Sage Khanuja (left) and Nikolas Ioannou (right). Image credit: Nikolas Ioannou

Here’s some feel-good tech news. Let’s virtually toast the next generation of problem solvers and remind the industry to embrace next-generation entrepreneurs.

I met the Seattle teenagers Sage Khanuja and Nikolas Ioannou when they were in high school. At ages 15 and 16 respectively, they were among 5 winners of Young Innovators to Watch, an event our company Living in Digital Times created at CES to award students for entrepreneurial/high tech achievements. Over the years we’ve awarded fifty-plus students, many of whom have gone on to accomplish great things in college and their careers.

Award winners get flown to CES, present their projects, receive an award and meet with companies that could take an interest in their work. 

At CES in January, the two presented a project called Spira. It was a low-cost 3D-printed device that could, when administered with a mobile app survey, detected early signs of COPD (Chronic obstructive pulmonary disease).  Patients would simply breathe into the $15 device, which acted like a digital stethoscope. 


It’s called auscultation, and when combined with the survey was analyzed by their machine-learning algorithms to predict breathing problems. The plan was to deploy the device in developing countries like India. According to WHO, the incidence of respiratory disease in India is 10 times greater than elsewhere.

There’s more. They took advantage of their CES trip to do a deep dive into the many digital health companies that were exhibiting. Khanuja told me that while they expected to see gadgets and gear at CES, they were surprised by the number of medical companies.  At a dinner we hosted, they were inspired by people like Samir Husani of MedWand  (a CES Innovation Award winner) along with other speakers and presenters from companies like Philips, Tivic Health, Olive Health Care and others. Sage said, “after talking to the exhibitors it became clear to me that we should be part of the bigger holistic theme of preventative digital health, particularly telemedicine.”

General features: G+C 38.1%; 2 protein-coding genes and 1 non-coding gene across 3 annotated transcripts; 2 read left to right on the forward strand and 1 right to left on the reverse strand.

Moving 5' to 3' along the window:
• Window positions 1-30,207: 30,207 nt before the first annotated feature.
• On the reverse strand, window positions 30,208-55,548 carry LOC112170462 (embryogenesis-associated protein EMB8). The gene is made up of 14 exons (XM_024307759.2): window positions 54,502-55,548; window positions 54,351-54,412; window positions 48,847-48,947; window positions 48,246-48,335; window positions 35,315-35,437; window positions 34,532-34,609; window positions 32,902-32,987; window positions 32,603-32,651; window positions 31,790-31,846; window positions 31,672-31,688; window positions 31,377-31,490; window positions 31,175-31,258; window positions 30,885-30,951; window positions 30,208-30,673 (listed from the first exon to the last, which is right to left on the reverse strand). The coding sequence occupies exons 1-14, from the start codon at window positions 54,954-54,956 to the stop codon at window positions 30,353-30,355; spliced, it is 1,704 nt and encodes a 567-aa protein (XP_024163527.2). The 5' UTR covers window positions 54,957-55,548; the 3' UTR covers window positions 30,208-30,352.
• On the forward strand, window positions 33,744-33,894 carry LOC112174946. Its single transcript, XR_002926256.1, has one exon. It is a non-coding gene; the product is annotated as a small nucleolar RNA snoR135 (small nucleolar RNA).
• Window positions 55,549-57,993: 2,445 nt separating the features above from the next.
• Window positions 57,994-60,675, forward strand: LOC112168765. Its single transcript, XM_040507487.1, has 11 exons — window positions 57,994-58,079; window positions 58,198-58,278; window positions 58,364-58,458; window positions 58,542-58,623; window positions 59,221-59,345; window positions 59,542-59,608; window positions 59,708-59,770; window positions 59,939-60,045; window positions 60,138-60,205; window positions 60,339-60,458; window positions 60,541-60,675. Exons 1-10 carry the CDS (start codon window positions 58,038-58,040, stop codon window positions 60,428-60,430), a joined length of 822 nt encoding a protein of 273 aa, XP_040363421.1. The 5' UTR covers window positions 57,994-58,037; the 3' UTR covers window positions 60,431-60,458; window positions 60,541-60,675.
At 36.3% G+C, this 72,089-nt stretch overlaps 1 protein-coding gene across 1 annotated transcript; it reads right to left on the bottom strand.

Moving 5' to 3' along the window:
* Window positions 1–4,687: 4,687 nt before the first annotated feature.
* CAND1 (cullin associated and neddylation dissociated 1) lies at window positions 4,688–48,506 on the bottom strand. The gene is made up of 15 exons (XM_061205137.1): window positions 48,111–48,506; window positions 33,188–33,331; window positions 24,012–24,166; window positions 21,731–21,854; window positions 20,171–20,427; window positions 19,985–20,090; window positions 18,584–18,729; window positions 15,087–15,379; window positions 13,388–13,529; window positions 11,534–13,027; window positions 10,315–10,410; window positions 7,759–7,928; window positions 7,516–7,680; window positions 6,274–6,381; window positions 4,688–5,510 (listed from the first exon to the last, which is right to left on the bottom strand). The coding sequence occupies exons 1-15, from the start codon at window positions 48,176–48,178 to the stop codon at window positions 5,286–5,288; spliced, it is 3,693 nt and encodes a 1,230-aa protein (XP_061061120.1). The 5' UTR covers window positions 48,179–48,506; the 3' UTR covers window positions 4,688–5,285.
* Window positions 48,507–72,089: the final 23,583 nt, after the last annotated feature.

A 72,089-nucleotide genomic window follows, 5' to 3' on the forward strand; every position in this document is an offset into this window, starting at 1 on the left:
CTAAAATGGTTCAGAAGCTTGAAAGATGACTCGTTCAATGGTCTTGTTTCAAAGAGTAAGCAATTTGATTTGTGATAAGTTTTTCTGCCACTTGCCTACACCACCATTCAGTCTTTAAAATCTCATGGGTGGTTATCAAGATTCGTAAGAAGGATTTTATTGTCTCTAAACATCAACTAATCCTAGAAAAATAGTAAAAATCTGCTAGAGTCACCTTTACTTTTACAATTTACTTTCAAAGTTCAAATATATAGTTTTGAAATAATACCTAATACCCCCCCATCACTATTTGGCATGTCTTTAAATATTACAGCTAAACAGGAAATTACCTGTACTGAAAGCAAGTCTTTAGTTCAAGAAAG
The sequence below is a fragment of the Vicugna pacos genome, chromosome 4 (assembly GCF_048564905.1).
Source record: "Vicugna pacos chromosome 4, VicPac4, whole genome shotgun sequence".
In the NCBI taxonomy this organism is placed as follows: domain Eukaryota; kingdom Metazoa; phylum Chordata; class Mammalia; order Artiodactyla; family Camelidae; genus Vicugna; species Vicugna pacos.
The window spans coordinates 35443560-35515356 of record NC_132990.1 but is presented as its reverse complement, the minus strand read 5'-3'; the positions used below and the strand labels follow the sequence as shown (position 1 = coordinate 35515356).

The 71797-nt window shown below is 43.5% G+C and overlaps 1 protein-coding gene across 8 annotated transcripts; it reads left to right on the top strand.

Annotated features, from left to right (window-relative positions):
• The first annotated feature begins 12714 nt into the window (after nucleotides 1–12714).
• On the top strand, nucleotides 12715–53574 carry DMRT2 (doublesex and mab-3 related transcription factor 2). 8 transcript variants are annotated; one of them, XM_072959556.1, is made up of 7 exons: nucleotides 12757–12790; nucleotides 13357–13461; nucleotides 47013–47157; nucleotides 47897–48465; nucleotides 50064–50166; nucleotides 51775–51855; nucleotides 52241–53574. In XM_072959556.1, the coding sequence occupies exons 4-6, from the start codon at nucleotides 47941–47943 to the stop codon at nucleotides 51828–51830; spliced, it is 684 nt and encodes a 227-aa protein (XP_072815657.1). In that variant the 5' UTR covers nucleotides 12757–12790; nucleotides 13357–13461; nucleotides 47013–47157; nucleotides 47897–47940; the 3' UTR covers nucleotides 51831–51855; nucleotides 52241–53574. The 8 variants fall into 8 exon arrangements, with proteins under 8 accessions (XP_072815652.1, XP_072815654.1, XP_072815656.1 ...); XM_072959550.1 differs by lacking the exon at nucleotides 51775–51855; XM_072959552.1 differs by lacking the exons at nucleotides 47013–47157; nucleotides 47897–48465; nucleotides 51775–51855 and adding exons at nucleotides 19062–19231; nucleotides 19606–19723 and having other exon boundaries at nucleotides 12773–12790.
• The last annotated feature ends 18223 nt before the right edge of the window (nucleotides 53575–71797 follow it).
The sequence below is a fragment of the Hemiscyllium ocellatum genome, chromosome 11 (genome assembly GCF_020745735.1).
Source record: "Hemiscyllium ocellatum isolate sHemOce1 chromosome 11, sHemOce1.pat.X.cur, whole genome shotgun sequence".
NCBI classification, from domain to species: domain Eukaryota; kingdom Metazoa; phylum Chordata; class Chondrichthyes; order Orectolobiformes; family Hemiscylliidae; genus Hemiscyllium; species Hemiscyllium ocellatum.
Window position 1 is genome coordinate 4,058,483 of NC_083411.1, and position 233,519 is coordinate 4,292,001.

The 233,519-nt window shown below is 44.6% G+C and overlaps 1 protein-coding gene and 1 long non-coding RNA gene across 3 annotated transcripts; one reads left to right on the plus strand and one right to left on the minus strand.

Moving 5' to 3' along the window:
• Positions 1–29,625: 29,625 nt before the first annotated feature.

A few months is an eternity in the life of teenage entrepreneurs. The guys called me on Zoom last week to catch me up.  In the meantime, just since January, both have skipped 11th and 12th grade and are already now freshman at the University of Washington. Both were self-isolating in their respective Seattle homes.


But they’ve been hard at work pivoting from the original 3D-printed device to developing a smartphone-based technology to offer clinical-quality testing to assess lung capacity just with the phone alone. The basic idea is the same as their original idea, just no need for hardware. You cough into your phone’s microphone, to generate information about your lung capacity, and then place the phone on your pectorals to see if your chest has an audible crackle or wheeze. Coupled with the simple survey a patient can be screened for respiratory issues instantly.